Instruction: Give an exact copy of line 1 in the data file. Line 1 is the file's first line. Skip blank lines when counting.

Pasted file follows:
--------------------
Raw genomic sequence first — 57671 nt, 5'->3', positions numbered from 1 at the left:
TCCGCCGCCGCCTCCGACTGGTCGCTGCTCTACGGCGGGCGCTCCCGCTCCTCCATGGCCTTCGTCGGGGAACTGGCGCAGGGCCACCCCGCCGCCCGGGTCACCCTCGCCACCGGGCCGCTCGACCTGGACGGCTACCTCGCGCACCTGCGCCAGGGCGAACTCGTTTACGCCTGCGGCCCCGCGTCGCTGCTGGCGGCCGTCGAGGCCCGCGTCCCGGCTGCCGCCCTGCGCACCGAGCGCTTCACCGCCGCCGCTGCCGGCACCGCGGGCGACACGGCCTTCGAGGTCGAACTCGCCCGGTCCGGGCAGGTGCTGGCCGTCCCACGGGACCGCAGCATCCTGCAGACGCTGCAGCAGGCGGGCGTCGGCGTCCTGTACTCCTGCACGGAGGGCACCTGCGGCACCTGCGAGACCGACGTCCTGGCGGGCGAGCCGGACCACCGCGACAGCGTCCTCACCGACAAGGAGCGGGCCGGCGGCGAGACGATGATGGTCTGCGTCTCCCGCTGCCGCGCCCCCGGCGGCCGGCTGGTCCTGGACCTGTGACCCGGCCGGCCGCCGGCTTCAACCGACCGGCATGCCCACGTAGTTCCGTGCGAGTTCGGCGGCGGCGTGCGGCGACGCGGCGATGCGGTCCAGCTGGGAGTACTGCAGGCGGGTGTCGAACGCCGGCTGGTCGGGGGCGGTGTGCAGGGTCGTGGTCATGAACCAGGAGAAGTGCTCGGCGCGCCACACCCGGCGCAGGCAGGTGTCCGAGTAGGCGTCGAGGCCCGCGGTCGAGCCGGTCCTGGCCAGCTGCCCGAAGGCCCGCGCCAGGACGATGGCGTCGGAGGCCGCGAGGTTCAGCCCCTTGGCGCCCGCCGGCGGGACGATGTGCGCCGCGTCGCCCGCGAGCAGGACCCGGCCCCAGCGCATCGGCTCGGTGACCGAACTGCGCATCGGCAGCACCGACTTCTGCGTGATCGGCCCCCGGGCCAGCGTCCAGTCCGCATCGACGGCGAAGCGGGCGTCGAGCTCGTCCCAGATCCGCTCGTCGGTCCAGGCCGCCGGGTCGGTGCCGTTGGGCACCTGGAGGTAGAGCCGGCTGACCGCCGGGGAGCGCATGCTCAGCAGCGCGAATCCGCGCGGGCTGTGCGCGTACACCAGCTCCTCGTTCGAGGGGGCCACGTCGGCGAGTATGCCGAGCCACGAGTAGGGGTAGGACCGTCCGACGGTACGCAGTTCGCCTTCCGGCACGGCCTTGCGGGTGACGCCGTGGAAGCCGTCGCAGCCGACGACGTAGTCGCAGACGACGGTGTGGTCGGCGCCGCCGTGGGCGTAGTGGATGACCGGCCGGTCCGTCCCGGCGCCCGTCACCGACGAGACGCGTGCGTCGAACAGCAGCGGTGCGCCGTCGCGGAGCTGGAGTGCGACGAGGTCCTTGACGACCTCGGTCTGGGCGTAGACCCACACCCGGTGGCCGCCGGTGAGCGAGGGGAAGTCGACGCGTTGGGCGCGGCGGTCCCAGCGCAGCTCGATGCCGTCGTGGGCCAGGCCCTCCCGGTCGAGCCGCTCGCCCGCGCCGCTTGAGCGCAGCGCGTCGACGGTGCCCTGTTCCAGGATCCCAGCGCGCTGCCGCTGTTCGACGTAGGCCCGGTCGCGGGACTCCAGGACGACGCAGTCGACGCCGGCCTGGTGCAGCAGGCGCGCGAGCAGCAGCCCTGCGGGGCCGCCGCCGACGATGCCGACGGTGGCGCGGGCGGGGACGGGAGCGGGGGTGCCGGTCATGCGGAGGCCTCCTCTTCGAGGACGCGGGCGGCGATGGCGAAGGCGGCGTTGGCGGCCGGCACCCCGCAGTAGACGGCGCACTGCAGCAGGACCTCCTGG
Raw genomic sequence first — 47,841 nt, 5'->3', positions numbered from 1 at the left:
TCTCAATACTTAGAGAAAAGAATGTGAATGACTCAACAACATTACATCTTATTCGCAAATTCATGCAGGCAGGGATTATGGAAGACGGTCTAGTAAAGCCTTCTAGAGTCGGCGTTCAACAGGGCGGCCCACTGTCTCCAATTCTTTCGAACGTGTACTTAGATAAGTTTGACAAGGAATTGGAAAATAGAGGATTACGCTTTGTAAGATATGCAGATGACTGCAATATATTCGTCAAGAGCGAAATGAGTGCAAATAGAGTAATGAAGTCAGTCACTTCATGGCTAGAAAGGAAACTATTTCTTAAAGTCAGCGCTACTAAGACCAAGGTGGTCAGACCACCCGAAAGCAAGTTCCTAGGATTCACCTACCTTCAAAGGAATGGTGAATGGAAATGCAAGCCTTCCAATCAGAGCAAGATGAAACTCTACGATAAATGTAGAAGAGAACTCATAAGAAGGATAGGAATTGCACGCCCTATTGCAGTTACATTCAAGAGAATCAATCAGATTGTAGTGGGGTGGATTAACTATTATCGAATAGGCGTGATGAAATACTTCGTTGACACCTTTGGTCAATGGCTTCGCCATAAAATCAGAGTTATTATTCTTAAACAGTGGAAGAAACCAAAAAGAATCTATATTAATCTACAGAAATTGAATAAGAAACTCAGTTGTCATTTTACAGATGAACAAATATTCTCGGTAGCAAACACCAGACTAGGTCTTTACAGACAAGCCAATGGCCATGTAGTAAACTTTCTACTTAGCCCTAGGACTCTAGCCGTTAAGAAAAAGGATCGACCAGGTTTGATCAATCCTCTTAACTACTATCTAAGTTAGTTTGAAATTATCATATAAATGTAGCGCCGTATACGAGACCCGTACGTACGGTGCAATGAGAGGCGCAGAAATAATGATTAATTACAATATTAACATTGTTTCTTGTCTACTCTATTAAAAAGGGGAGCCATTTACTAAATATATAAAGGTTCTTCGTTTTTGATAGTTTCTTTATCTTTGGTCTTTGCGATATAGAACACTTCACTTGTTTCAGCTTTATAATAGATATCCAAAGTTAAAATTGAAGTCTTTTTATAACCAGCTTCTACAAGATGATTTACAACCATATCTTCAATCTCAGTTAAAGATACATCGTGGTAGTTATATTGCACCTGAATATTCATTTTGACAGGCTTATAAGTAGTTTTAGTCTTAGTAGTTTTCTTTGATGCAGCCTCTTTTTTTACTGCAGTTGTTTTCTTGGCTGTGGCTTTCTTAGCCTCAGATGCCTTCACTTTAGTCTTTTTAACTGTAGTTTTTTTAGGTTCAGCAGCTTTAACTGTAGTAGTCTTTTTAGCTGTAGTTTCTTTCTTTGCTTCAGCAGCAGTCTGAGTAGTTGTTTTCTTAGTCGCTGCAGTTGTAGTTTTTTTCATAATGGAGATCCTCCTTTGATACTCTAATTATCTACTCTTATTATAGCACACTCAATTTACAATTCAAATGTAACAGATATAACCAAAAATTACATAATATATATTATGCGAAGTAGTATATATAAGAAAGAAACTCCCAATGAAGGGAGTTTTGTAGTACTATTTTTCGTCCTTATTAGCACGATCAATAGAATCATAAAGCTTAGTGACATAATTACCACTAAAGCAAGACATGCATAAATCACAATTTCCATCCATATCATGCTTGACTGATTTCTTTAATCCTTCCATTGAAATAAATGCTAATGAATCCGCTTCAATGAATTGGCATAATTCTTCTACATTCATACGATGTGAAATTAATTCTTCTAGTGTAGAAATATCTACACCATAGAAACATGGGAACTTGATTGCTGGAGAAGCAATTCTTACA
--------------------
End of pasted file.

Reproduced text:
Raw genomic sequence first — 57671 nt, 5'->3', positions numbered from 1 at the left: